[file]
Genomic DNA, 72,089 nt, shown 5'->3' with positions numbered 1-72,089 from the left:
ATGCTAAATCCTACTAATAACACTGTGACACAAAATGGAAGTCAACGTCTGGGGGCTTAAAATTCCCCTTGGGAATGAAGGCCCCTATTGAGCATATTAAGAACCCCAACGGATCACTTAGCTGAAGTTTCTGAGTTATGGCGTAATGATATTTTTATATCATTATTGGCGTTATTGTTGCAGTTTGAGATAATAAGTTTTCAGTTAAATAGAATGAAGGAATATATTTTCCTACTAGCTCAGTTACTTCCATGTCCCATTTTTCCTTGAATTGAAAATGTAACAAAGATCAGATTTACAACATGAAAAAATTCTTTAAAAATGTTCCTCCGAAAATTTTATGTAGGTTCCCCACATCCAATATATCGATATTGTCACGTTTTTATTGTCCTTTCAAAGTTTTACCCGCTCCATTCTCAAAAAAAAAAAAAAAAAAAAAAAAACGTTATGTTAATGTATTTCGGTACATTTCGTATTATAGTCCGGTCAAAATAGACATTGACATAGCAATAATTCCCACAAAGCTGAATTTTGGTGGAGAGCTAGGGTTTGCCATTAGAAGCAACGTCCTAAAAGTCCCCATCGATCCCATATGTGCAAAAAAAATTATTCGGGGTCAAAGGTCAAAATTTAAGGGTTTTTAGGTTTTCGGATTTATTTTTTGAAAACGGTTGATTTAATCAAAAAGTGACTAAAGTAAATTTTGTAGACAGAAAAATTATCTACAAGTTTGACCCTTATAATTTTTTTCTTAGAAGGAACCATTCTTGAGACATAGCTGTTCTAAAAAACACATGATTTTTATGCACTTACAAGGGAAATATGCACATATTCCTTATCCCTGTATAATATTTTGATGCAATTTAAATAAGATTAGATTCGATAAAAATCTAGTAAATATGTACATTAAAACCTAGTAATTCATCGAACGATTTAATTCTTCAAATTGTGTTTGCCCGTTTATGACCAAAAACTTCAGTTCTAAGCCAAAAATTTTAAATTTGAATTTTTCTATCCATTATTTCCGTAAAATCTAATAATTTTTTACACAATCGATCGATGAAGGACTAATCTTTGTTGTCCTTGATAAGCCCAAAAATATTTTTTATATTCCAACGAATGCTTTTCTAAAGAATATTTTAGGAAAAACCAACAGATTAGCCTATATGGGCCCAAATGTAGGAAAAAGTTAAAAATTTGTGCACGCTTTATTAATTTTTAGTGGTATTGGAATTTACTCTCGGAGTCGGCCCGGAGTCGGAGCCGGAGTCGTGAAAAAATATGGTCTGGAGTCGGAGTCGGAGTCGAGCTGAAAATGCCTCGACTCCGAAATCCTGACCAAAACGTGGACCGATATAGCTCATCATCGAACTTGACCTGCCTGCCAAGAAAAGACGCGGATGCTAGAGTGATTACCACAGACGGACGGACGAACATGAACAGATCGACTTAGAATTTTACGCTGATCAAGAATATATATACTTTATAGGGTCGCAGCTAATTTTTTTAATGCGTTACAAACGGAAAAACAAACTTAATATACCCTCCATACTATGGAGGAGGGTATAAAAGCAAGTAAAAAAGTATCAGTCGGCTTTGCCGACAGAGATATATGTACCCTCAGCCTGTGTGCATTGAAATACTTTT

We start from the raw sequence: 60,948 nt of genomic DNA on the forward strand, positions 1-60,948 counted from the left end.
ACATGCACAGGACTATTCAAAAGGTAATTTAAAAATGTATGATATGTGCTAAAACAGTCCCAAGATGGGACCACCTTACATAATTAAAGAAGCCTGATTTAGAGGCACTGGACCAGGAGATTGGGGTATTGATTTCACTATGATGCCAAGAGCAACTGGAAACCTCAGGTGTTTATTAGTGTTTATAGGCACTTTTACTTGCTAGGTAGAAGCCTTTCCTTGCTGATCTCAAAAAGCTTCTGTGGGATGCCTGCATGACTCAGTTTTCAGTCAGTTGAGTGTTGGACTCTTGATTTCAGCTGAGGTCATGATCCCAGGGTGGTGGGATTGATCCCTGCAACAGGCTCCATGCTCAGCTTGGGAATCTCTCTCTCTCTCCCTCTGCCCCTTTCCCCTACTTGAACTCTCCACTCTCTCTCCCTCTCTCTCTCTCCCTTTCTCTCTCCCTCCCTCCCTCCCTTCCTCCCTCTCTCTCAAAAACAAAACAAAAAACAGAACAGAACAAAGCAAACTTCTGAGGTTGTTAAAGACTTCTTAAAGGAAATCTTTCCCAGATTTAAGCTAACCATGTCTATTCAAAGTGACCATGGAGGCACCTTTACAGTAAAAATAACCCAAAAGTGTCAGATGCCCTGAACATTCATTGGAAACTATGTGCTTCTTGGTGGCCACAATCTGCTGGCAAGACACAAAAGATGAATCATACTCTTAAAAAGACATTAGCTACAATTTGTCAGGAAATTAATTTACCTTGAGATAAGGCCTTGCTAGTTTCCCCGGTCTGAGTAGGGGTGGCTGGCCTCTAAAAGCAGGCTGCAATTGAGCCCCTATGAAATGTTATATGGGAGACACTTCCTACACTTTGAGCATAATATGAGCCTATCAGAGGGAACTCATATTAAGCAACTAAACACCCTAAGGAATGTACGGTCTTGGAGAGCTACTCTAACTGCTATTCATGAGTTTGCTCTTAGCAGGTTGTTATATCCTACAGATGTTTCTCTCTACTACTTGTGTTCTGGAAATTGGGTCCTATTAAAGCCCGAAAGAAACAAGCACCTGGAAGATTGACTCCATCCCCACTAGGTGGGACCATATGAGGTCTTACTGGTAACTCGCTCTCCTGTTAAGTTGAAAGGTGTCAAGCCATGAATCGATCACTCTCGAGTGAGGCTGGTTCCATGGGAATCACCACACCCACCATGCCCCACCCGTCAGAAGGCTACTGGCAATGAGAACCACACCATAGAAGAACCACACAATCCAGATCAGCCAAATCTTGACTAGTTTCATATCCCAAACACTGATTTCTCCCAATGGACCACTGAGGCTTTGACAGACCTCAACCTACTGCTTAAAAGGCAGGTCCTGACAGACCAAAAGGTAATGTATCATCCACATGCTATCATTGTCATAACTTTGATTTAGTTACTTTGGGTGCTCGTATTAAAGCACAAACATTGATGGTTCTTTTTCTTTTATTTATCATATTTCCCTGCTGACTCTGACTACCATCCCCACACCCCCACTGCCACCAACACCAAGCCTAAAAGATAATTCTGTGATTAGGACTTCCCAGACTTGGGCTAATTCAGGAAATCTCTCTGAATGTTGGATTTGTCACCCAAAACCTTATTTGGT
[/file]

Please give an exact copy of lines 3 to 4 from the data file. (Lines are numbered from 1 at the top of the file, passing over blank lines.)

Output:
We start from the raw sequence: 60,948 nt of genomic DNA on the forward strand, positions 1-60,948 counted from the left end.
ACATGCACAGGACTATTCAAAAGGTAATTTAAAAATGTATGATATGTGCTAAAACAGTCCCAAGATGGGACCACCTTACATAATTAAAGAAGCCTGATTTAGAGGCACTGGACCAGGAGATTGGGGTATTGATTTCACTATGATGCCAAGAGCAACTGGAAACCTCAGGTGTTTATTAGTGTTTATAGGCACTTTTACTTGCTAGGTAGAAGCCTTTCCTTGCTGATCTCAAAAAGCTTCTGTGGGATGCCTGCATGACTCAGTTTTCAGTCAGTTGAGTGTTGGACTCTTGATTTCAGCTGAGGTCATGATCCCAGGGTGGTGGGATTGATCCCTGCAACAGGCTCCATGCTCAGCTTGGGAATCTCTCTCTCTCTCCCTCTGCCCCTTTCCCCTACTTGAACTCTCCACTCTCTCTCCCTCTCTCTCTCTCCCTTTCTCTCTCCCTCCCTCCCTCCCTTCCTCCCTCTCTCTCAAAAACAAAACAAAAAACAGAACAGAACAAAGCAAACTTCTGAGGTTGTTAAAGACTTCTTAAAGGAAATCTTTCCCAGATTTAAGCTAACCATGTCTATTCAAAGTGACCATGGAGGCACCTTTACAGTAAAAATAACCCAAAAGTGTCAGATGCCCTGAACATTCATTGGAAACTATGTGCTTCTTGGTGGCCACAATCTGCTGGCAAGACACAAAAGATGAATCATACTCTTAAAAAGACATTAGCTACAATTTGTCAGGAAATTAATTTACCTTGAGATAAGGCCTTGCTAGTTTCCCCGGTCTGAGTAGGGGTGGCTGGCCTCTAAAAGCAGGCTGCAATTGAGCCCCTATGAAATGTTATATGGGAGACACTTCCTACACTTTGAGCATAATATGAGCCTATCAGAGGGAACTCATATTAAGCAACTAAACACCCTAAGGAATGTACGGTCTTGGAGAGCTACTCTAACTGCTATTCATGAGTTTGCTCTTAGCAGGTTGTTATATCCTACAGATGTTTCTCTCTACTACTTGTGTTCTGGAAATTGGGTCCTATTAAAGCCCGAAAGAAACAAGCACCTGGAAGATTGACTCCATCCCCACTAGGTGGGACCATATGAGGTCTTACTGGTAACTCGCTCTCCTGTTAAGTTGAAAGGTGTCAAGCCATGAATCGATCACTCTCGAGTGAGGCTGGTTCCATGGGAATCACCACACCCACCATGCCCCACCCGTCAGAAGGCTACTGGCAATGAGAACCACACCATAGAAGAACCACACAATCCAGATCAGCCAAATCTTGACTAGTTTCATATCCCAAACACTGATTTCTCCCAATGGACCACTGAGGCTTTGACAGACCTCAACCTACTGCTTAAAAGGCAGGTCCTGACAGACCAAAAGGTAATGTATCATCCACATGCTATCATTGTCATAACTTTGATTTAGTTACTTTGGGTGCTCGTATTAAAGCACAAACATTGATGGTTCTTTTTCTTTTATTTATCATATTTCCCTGCTGACTCTGACTACCATCCCCACACCCCCACTGCCACCAACACCAAGCCTAAAAGATAATTCTGTGATTAGGACTTCCCAGACTTGGGCTAATTCAGGAAATCTCTCTGAATGTTGGATTTGTCACCCAAAACCTTATTTGGT